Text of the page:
Nike’s announcement that NFL player Colin Kaepernick would be the new face of its “Just Do It” campaign has generated more than $43 million in media exposure for the company, according to an advertising consulting group.
Bloomberg reported Tuesday, citing the Apex Marketing Group, that Nike received the free media exposure in the first 24 hours after it was revealed that Kaepernick would be the face of the "Just Do It" campaign’s 30th anniversary.
Apex Marketing Group found that Nike's announcement generated $19.01 million in positive media exposure, while $10.91 million was negative and $13.76 million was neutral.
Kaepernick has been under fire since he first took a knee during the playing of the national anthem at games in 2016 to protest racial injustice, with critics accusing him of disrespecting veterans and the American flag.
Bob Dorfman, a sports marketing executive at Baker Street Advertising, told Bloomberg that Nike did not take a financial risk with the controversial decision.
“It’s not a move that any company can make, but for Nike it’s definitely smart business,” Dorfman argued.
Former CIA Director John BrennanJohn Owen BrennanClinton lawyer's indictment reveals 'bag of tricks' Still in the game: Will Durham's report throw a slow curveball at key political players? UFOs are an intriguing science problem; Congress must act accordingly MORE was among the people who praised Kaepernick on Monday after the ad campaign kicked off, saying the athlete gave meaning to the Constitution by taking a knee during the national anthem to protest racial injustice.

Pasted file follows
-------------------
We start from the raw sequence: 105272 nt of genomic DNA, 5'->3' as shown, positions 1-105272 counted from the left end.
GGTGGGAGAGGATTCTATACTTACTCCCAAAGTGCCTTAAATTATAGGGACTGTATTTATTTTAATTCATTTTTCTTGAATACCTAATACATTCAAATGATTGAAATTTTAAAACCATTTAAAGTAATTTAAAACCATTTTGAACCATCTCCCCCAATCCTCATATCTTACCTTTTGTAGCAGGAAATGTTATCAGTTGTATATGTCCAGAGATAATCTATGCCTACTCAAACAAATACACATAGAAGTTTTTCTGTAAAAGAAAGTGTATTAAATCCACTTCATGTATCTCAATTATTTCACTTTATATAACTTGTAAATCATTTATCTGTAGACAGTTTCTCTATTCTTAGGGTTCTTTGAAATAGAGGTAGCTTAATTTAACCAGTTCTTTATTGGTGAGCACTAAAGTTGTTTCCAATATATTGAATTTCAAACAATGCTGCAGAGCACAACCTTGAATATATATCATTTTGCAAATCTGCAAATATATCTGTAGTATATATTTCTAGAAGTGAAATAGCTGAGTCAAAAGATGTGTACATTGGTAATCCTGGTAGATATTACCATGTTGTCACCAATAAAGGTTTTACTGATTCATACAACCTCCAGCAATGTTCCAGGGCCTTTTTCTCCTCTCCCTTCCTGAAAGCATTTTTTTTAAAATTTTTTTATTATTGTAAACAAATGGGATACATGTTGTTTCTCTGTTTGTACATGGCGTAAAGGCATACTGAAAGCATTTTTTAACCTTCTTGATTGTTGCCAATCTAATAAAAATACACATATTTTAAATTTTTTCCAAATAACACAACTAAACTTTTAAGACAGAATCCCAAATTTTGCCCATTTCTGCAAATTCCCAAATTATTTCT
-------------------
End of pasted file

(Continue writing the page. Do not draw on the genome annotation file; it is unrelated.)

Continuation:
Outrage over Nike’s decision to highlight Kaepernick prompted some customers to destroy their Nike products.
Jon Rich, a member of the country duo Big & Rich, tore into the company for making Kaepernick the new “face” of the brand.
"Hey @Nike I guess you made @Kaepernick7 your new 'face' of the brand because you love the way his socks look with your shoes?" Rich tweeted shortly after the announcement on Monday, referencing a pair of socks that Kaepernick once wore that depicted police offers as pigs. "@Reebok here we come."
Nike signed Kaepernick to an endorsement deal in 2011 and has maintained that contract since then, ESPN reported.
The former San Francisco 49ers quarterback became a free agent after kneeling during the 2016 NFL season. He has remained unsigned since then amid massive backlash.
The player filed a grievance last year accusing league owners of colluding to keep him off a team, and an arbitrator ruled last week that his case will go to trial.
President TrumpDonald TrumpKinzinger says Trump 'winning' because so many Republicans 'have remained silent' Our remote warfare counterterrorism strategy is more risk than reward Far-right rally draws small crowd, large police presence at Capitol MORE has frequently attacked Kaepernick and other players who have kneeled or stayed in the locker room during the national anthem.
The president suggested last month that players who protest during the anthem should be suspended without pay.